When serving Hungarian Goulash, be sure the noodles are buttered to prevent them from sticking together.  Put the noodles in a covered bowl with tongs or a fork on the side to use for serving.  Noodles do not have to be kept warm since the hot Goulash will warm them.



Table of Contents: BEEF


4 slices of bacon (do not use maple or other flavors)

2 T. extra virgin olive oil, divided

2 large cloves garlic, minced then crushed

2 medium to large onions, finely chopped

2 to 3 lbs. beef roast (round, sirloin, lean chuck, or lean shoulder).  If possible, ask

butcher to cut the roast into stew-sized cubes.  Trim fat from cubes.


1 T. hot Hungarian paprika or 2 to 4 T. mild Hungarian or Spanish paprika (do not

use smoked paprika)

1 ½ tsp. salt

½ tsp. freshly ground black pepper

1 whole bay leaf

Optional – 1 tsp. ground caraway seed  (traditional Goulash has caraway seed in

it, but some people prefer the Goulash without the caraway flavor.)

½ cup carrots, finely chopped

3 ribs celery, finely chopped

1 large bell or green pepper, finely chopped

2 Roma tomatoes, diced

2 to 3 medium-sized red potatoes, peeled & sliced

Wide egg or no-yolk noodles




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Using a Dutch oven, fry the bacon until crisp.  Remove bacon and set aside.  Add 1 T. of the olive oil to the bacon drippings and heat to medium; then add the garlic and cook for a few seconds before adding the onions.  Stir and cook onions and garlic until limp.  Remove onions and garlic to a side dish.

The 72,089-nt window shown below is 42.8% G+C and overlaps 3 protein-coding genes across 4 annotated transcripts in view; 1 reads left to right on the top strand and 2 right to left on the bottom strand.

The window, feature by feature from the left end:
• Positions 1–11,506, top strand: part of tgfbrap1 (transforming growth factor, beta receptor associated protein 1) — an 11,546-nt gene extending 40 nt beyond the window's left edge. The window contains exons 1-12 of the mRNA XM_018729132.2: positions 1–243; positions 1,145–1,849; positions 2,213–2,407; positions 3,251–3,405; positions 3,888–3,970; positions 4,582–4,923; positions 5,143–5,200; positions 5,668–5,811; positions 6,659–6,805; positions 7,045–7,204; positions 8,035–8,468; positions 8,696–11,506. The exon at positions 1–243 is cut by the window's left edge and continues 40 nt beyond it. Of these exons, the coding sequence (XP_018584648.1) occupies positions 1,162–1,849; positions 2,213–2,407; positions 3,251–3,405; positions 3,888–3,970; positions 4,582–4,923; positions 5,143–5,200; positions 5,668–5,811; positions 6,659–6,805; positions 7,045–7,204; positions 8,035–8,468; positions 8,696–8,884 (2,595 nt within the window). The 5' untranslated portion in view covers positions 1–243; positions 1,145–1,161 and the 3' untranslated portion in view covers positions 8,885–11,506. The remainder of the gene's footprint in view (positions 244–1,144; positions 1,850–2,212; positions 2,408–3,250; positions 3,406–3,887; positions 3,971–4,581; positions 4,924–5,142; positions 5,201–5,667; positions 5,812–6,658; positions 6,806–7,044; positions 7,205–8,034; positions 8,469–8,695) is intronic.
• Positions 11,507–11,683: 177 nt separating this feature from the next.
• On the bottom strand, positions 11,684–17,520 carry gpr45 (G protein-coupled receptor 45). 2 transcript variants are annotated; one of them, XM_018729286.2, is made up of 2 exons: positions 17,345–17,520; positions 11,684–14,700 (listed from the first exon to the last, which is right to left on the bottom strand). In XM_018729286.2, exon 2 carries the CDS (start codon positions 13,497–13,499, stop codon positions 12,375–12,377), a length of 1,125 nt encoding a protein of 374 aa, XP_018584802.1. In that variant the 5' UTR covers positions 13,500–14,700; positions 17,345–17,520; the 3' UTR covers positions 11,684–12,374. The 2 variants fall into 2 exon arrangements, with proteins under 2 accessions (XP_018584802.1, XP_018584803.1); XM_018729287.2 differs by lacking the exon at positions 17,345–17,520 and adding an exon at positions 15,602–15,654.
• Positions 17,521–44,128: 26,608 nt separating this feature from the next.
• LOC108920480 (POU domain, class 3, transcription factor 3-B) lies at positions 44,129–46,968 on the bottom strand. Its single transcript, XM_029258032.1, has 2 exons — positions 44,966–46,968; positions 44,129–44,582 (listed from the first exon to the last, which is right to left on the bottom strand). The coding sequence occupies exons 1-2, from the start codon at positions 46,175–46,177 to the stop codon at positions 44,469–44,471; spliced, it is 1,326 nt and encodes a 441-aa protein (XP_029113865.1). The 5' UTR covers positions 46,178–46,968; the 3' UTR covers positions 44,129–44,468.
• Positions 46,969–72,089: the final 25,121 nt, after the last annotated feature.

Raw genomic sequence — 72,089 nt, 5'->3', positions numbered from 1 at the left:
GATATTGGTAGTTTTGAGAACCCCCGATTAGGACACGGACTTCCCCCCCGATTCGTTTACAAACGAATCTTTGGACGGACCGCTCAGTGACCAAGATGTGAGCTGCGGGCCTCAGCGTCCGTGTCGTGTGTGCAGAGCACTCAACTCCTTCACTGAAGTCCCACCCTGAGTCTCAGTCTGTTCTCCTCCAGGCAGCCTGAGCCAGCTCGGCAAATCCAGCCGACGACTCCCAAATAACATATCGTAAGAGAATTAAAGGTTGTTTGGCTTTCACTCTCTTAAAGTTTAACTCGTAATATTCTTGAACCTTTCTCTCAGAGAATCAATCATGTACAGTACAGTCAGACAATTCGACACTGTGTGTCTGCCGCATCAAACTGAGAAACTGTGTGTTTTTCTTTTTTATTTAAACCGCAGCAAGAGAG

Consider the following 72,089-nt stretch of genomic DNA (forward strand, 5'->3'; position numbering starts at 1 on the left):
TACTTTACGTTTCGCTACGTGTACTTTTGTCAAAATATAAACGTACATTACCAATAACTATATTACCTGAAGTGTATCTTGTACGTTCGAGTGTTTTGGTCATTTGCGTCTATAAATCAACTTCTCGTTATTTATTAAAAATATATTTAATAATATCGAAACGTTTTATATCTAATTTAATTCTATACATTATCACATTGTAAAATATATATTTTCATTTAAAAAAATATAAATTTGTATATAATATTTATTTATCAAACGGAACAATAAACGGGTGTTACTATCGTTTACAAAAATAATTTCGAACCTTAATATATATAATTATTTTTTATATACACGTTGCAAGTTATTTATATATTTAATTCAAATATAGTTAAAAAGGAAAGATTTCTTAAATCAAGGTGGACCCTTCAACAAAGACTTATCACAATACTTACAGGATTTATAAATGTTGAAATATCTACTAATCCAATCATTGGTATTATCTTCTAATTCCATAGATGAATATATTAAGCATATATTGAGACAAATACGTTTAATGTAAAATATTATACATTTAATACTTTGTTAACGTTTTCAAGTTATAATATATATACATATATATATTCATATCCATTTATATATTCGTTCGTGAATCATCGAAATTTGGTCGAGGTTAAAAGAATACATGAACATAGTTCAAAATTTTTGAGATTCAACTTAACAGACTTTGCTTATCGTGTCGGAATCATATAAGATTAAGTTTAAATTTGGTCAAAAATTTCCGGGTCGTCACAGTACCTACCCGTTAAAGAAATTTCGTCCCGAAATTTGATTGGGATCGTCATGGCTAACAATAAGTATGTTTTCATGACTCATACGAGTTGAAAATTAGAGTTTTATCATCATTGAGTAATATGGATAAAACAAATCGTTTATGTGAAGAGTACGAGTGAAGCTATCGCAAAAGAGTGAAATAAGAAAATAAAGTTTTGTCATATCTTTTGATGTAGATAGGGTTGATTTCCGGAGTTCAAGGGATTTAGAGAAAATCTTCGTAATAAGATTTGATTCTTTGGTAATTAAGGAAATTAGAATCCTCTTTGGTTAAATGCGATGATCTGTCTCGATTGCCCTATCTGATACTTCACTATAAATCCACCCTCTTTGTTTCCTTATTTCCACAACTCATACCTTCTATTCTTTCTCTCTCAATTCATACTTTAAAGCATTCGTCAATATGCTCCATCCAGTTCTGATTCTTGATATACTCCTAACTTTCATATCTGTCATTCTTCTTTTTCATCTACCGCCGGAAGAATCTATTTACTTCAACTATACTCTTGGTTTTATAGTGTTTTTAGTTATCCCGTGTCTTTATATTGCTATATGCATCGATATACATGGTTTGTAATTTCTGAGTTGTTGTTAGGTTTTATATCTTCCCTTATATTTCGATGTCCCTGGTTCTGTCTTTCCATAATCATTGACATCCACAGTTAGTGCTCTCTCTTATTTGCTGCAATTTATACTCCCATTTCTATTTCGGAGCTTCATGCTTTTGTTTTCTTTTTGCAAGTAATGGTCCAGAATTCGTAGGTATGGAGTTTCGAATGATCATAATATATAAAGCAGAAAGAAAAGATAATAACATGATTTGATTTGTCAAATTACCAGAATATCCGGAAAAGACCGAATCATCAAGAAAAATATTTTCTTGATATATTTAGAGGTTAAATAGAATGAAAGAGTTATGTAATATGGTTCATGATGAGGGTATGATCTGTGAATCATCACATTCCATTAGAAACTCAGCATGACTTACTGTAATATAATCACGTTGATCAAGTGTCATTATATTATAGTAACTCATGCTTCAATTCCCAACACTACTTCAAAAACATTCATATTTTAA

Add the remaining 1 T. olive oil and heat on high.  When oil is hot but not smoking, add the beef cubes and slightly reduce heat.  Brown beef on all sides; then stir the onion mixture into the beef cubes.  Have a pitcher of water by the stove to use to dilute the paprika when it is added to prevent any bitter taste.  Quickly stir the paprika into the mixture to blend; then quickly add enough water to cover all ingredients.

Crumble the bacon and stir it in with the salt, pepper, bay leaf, and ground caraway seeds, if being used.  Bring the mixture to a boil; then cover and reduce heat to simmer for at least 1 hour or until beef is almost tender.   The time will vary with the cut of beef.  More water will be needed as the Goulash cooks.  Ultimately it should be a cross between a soup and a stew.

When beef is near tender, add the carrots, celery, bell pepper, potatoes, and tomatoes.  Cover and simmer until potatoes are tender.  Taste to adjust salt.  If Goulash is not thick enough, uncover, and simmer to desired thickness.

Just before serving time, cook the wide noodles using the package directions.  Do not overcook.  Drain noodles; then toss with butter.  Serve hot Goulash over noodles.


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